The final whistle of the goalless encounter between Esteghlal and Naft Masjed Soleyman on Sunday brought the curtain down on a glorious campaign, associated with new records and benchmarks, for the Tehran-based Blues.
Some 75,000 fans watched from the stands at Tehran’s Azadi Stadium as captain Voria Ghafouri lifted a first league trophy in nine years for Esteghlal.
“We were truly a perfect group. This season was sensational for us and the club board and the managerial staff did a magnificent job,” said Ghafouri afterwards, who went on to dedicate the triumph to the victims of last week’s building collapse in Abadan, southwest Iran.
Manager Farhad Majidi, who had been the last Blues’ skipper to win the silverware, and the club celebrated a fourth title in the new era of the Iranian domestic league, after going a whole season without a defeat – an unprecedented feat in the history of the competition.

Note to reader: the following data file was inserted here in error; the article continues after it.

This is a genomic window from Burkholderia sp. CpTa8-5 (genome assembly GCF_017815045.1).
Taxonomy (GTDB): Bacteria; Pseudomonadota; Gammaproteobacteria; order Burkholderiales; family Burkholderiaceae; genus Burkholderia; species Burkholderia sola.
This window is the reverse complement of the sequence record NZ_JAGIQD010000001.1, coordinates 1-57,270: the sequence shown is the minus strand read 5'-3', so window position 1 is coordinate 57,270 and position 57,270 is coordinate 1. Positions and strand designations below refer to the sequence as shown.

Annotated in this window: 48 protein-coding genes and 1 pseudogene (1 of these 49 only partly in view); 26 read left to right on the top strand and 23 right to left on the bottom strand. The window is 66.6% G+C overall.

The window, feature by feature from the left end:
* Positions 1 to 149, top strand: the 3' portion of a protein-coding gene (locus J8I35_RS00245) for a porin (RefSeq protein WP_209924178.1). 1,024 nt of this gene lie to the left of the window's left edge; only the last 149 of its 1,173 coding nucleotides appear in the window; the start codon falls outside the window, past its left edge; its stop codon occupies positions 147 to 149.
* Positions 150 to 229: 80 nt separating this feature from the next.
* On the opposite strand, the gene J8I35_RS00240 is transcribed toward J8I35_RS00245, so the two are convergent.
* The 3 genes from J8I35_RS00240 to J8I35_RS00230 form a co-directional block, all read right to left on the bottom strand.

The Blues won a record 19 games and drew 11 to collect 68 points – a highest tally in the Iranian Pro League since it was first introduced in 2001.
Occasionally criticized for his team’s lack of attack-minded, free-flowing performances, Majidi will surely have a solid backline, inspired by goalkeeper Seyyed Hossein Hosseini, to thank for the outstanding contribution to Esteghlal’s historic campaign.
Esteghlal conceded only 10 goals throughout the season and kept a remarkable 21 clean sheets as both figures stand as new records in the Iranian top flight.
Most away victories (9) as well as the longest streak of successive wins (6) were the other benchmarks set by the champion.
Of all 15 other teams in the league, only Persepolis, Aluminium Arak and Nassaji Mazandaran managed to avoid defeat against Majidi’s men.
But beyond all numbers, what was perhaps most thrilling for the Esteghlal faithful was to watch their team bring an end to the five-year dominance of its archrival Persepolis over the Iranian club football.